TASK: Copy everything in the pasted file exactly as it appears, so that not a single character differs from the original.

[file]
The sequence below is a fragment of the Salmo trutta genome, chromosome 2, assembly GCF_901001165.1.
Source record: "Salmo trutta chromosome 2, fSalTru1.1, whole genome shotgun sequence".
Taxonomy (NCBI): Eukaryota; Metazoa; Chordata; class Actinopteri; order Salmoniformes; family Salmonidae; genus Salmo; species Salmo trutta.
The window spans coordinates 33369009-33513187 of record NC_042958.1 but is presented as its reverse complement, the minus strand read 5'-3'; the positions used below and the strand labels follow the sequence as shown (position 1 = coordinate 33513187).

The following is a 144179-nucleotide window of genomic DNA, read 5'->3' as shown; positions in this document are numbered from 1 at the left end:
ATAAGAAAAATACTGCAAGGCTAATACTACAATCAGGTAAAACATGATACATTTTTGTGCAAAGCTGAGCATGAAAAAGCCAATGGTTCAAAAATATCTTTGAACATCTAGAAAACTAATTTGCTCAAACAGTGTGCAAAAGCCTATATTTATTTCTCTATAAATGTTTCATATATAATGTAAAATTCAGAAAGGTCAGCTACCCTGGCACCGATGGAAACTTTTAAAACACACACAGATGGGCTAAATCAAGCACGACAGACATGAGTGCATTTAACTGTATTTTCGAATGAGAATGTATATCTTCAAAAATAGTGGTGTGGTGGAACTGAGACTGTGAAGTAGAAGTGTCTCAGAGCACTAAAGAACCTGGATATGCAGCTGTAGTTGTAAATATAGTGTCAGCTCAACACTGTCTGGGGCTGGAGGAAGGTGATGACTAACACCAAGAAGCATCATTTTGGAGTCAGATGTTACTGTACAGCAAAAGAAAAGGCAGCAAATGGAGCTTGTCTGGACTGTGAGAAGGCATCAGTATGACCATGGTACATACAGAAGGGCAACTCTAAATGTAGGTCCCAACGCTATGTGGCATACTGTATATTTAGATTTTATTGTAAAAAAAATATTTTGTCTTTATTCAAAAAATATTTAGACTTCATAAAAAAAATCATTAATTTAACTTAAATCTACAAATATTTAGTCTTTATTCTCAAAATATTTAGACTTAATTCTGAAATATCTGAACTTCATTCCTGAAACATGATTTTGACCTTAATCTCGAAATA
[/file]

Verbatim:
The sequence below is a fragment of the Salmo trutta genome, chromosome 2, assembly GCF_901001165.1.
Source record: "Salmo trutta chromosome 2, fSalTru1.1, whole genome shotgun sequence".
Taxonomy (NCBI): Eukaryota; Metazoa; Chordata; class Actinopteri; order Salmoniformes; family Salmonidae; genus Salmo; species Salmo trutta.
The window spans coordinates 33369009-33513187 of record NC_042958.1 but is presented as its reverse complement, the minus strand read 5'-3'; the positions used below and the strand labels follow the sequence as shown (position 1 = coordinate 33513187).

The following is a 144179-nucleotide window of genomic DNA, read 5'->3' as shown; positions in this document are numbered from 1 at the left end:
ATAAGAAAAATACTGCAAGGCTAATACTACAATCAGGTAAAACATGATACATTTTTGTGCAAAGCTGAGCATGAAAAAGCCAATGGTTCAAAAATATCTTTGAACATCTAGAAAACTAATTTGCTCAAACAGTGTGCAAAAGCCTATATTTATTTCTCTATAAATGTTTCATATATAATGTAAAATTCAGAAAGGTCAGCTACCCTGGCACCGATGGAAACTTTTAAAACACACACAGATGGGCTAAATCAAGCACGACAGACATGAGTGCATTTAACTGTATTTTCGAATGAGAATGTATATCTTCAAAAATAGTGGTGTGGTGGAACTGAGACTGTGAAGTAGAAGTGTCTCAGAGCACTAAAGAACCTGGATATGCAGCTGTAGTTGTAAATATAGTGTCAGCTCAACACTGTCTGGGGCTGGAGGAAGGTGATGACTAACACCAAGAAGCATCATTTTGGAGTCAGATGTTACTGTACAGCAAAAGAAAAGGCAGCAAATGGAGCTTGTCTGGACTGTGAGAAGGCATCAGTATGACCATGGTACATACAGAAGGGCAACTCTAAATGTAGGTCCCAACGCTATGTGGCATACTGTATATTTAGATTTTATTGTAAAAAAAATATTTTGTCTTTATTCAAAAAATATTTAGACTTCATAAAAAAAATCATTAATTTAACTTAAATCTACAAATATTTAGTCTTTATTCTCAAAATATTTAGACTTAATTCTGAAATATCTGAACTTCATTCCTGAAACATGATTTTGACCTTAATCTCGAAATA